Go Trail Running

Go Trail Running

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Go Trail Running in Parks

Looking for a new fitness challenge to conquer?

Trail running is a great way to improve your fitness and try something different to running on city streets. The main difference with trail running is the surface you're running on. Instead of concrete, it could be dirt, gravel, steps or compacted trails. The surface isn't always even so you need to think about where you place your feet.

A great place to start is the lake circuit at Albert Park. The 4.7km loop is a good stable running surface with a flat gradient. For those you like running with other people, Albert Park is the most popular parkrun which happens at 8am each Saturday morning. Parkruns are held at a number of parks managed by Parks Victoria and other locations across the world.

The Granite Peak Trail at Lysterfield Park is a rigorous 6km (each way) trail that starts at Beach Carpark at Lysterfield Lake and follows the old granite quarry tramline route climbing 200m uphill through native forest to Trig Point Lookout. At the top you’re rewarded with 360-degree views of the city, Port Phillip Bay and Dandenong Ranges making all that hard work worthwhile. Run, jog or walk it at your own pace.

Lysterfield Park is only a short 20min drive from the over-popular 1,000 Steps, Dandenong Ranges National Park. Make a smart choice and avoid the crowds, improve your fitness in nature and try the Granite Peak Trail at Lysterfield Park.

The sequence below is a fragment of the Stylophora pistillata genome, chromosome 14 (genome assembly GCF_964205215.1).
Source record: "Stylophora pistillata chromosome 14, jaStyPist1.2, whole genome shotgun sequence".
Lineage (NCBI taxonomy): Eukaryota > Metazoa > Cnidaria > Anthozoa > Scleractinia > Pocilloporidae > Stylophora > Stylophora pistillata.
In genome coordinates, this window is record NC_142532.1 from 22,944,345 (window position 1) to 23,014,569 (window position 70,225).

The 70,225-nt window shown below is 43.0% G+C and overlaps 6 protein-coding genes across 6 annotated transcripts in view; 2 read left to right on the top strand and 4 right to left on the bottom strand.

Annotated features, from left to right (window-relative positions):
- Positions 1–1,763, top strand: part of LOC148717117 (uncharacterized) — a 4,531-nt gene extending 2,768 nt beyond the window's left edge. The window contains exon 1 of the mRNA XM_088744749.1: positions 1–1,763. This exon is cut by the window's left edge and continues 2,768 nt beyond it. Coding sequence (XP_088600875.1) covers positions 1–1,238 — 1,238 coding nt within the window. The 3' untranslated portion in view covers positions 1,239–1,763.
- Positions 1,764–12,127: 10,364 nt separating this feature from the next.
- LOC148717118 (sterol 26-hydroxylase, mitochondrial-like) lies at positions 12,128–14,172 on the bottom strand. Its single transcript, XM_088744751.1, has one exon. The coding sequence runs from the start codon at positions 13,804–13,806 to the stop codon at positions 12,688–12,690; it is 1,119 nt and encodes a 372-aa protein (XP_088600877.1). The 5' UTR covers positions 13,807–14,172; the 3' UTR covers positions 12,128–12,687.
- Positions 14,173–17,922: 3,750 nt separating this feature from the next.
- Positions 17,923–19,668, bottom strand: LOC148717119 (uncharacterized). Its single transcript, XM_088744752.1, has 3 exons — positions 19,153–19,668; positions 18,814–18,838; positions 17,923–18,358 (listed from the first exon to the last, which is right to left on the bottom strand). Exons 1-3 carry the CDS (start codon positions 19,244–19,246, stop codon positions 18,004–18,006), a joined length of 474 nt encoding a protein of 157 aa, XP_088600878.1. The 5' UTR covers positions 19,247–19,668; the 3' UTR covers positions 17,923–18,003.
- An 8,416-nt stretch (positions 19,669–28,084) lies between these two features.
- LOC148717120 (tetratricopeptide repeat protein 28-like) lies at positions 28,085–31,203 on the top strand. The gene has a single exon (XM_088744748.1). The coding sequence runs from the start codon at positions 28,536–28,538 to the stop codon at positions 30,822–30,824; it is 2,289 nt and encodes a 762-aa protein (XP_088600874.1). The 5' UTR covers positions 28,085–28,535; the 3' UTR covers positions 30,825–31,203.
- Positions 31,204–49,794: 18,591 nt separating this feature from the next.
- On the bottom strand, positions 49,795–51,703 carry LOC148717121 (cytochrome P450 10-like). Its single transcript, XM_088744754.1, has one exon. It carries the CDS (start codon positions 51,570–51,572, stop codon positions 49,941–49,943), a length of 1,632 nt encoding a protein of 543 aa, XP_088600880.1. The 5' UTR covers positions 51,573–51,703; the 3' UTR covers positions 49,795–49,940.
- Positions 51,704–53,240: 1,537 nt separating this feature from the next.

Another option: Flinders Peak, You Yangs Regional Park 

 

Other Parks for Trail Running

 
Two women in activewear walk their dogs while two runners approach them.

Albert Park

Jog, cycle or walk with your dog around Albert Park Lake - just 3km from the centre of Melbourne. And when you stop to catch your breath, take a moment to enjoy the magnificent views of the city skyline.
Two women in active wear walk up the granite steps on the way to Flinders Peak.

You Yangs Regional Park

Magnificent views, birdlife and a mecca for walkers, horse riders and mountain bikers - welcome to the You Yangs! The distinctive granite peaks of this park rise abruptly from the flat plains below. Flinders Peak and Big Rock have panoramic views out to Melbourne, which is just an hour away.
Two retired men go on a long walk through lush temperate rain-forest near Eagles nest picnic ground.

Dandenong Ranges National Park

Protecting the tall forests of the Dandenongs, this park is well known for its spectacular Mountain Ash trees and lush fern gullies, and is ideal for relaxing picnics and tranquil forest walks.
A family share a picnic while a father and son play with a model aircraft in the background.

Jells Park

Jells Park is nestled in the Dandenong Creek Valley, Wheelers Hill, away from the hustle and bustle of urban life. The park attracts over 900,000 visitors a year, with over nine kilometres of paths and trails, 127 hectares of wide open spaces and enough picnic areas for everyone to enjoy.
Two women walk through ferns along the Shelly Harris Track in Kinglake National Park.